Activation of lymphocyte cytolytic machinery: Where are we?

Ricciarda Galandrini, Cristina Capuano, Angela Santoni

Research output: Contribution to journalArticlepeer-review

Abstract

Target cell recognition by cytotoxic lymphocytes implies the simultaneous engagement and clustering of adhesion and activating receptors followed by the activation of an array of signal transduction pathways. The cytotoxic immune synapse represents the highly specialized dynamic interface formed between the cytolytic effector and its target that allows temporal and spatial integration of signals responsible for a defined sequence of processes culminating with the polarized secretion of lytic granules. Over the last decades, much attention has been given to the molecular signals coupling receptor ligation to the activation of cytolytic machinery. Moreover, in the last 10 years the discovery of genetic defects affecting cytotoxic responses greatly boosted our knowledge on the molecular effectors involved in the regulation of discrete phases of cytotoxic process at post-receptor levels. More recently, the use of super resolution and total internal reflection fluorescence imaging technologies added new insights on the dynamic reorganization of receptor and signaling molecules at lytic synapse as well as on the relationship between granule dynamics and cytoskeleton remodeling. To date we have a solid knowledge of the molecular mechanisms governing granule movement and secretion, being not yet fully unraveled the machinery that couples early receptor signaling to the late stage of synapse remodeling and granule dynamics. Here we highlight recent advances in our understanding of the molecular mechanisms acting in the activation of cytolytic machinery, also discussing similarities and differences between Natural killer cells and cytotoxic CD8+ T cells.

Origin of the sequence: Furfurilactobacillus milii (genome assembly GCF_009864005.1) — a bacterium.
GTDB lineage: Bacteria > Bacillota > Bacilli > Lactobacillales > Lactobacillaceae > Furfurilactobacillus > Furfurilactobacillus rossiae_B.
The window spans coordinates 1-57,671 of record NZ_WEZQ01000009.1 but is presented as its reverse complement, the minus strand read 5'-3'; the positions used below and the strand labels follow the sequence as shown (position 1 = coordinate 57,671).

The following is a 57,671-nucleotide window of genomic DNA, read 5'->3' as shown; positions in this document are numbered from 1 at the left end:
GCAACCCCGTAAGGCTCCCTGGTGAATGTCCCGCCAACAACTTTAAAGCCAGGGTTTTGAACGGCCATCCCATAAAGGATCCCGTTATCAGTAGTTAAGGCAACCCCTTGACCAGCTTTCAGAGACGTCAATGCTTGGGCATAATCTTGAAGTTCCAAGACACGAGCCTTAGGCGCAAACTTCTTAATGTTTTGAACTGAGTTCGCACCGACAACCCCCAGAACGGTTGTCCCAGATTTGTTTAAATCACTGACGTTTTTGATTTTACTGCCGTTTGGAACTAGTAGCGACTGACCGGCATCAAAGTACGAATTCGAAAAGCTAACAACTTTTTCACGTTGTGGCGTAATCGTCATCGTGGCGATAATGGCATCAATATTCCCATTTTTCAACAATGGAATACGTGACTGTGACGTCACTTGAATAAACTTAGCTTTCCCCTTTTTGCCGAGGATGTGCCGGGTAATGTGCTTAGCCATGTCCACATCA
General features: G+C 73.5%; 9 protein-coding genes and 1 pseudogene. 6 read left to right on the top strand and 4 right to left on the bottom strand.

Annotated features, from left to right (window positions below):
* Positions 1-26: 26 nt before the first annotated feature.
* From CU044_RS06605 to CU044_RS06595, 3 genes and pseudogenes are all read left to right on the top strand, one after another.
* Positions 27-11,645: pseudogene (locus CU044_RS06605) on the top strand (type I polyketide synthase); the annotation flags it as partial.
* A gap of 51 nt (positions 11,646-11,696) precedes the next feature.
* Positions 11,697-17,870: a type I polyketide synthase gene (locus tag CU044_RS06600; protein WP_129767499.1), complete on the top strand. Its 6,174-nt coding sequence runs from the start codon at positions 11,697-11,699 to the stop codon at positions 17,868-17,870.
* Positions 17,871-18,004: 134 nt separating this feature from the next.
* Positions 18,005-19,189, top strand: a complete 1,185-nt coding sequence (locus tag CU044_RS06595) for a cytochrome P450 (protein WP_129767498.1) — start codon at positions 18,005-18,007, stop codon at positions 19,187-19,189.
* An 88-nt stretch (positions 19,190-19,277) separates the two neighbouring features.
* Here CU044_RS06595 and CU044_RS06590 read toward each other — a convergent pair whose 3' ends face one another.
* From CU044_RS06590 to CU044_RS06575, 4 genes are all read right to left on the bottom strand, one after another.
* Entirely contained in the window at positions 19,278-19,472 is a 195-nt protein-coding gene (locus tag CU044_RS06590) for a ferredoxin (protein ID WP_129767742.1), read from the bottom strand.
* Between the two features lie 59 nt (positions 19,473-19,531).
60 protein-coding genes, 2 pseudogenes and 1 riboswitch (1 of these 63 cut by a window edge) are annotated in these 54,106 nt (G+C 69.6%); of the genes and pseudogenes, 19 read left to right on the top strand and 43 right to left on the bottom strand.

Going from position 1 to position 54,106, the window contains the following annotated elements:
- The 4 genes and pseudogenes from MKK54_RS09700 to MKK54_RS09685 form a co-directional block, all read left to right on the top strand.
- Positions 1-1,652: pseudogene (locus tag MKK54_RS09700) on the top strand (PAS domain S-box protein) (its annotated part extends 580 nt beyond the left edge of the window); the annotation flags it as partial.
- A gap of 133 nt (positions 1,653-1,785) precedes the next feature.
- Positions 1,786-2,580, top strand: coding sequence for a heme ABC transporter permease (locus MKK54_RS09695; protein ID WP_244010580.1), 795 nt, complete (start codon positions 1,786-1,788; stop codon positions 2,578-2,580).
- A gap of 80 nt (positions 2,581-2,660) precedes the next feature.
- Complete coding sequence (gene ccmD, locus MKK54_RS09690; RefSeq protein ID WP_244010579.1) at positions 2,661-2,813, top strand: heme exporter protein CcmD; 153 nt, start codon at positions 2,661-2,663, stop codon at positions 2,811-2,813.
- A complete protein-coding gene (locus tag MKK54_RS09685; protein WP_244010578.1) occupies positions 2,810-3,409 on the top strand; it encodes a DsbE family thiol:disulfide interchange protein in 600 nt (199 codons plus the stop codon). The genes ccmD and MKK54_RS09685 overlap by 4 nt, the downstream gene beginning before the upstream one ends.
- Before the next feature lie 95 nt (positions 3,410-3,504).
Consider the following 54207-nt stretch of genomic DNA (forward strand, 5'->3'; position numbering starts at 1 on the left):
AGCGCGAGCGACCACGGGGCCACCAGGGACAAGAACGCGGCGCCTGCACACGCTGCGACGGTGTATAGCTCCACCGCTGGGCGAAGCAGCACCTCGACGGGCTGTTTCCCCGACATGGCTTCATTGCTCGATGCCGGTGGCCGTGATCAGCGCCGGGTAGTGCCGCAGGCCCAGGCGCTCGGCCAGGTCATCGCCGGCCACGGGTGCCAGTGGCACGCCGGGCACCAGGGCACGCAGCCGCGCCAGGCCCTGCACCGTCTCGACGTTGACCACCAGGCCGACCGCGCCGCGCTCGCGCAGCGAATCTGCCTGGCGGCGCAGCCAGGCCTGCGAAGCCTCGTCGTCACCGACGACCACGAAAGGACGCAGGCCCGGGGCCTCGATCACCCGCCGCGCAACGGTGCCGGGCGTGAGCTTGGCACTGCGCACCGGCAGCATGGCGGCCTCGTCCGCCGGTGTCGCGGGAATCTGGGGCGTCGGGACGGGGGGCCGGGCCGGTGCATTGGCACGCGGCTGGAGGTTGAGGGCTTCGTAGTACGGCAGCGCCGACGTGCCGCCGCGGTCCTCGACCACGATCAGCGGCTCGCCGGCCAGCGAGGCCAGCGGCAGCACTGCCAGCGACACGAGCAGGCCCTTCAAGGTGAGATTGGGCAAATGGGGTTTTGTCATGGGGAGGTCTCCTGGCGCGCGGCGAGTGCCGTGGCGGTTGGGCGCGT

Original languageEnglish
Article numberArticle 390
JournalFrontiers in Immunology
Volume4
Issue numberNOV
DOIs
Publication statusPublished - 2013

Keywords

  • CTL
  • Cytolytic synapse
  • Cytotoxicity
  • NK cell
  • Signal transduction

ASJC Scopus subject areas

  • Immunology
  • Immunology and Allergy

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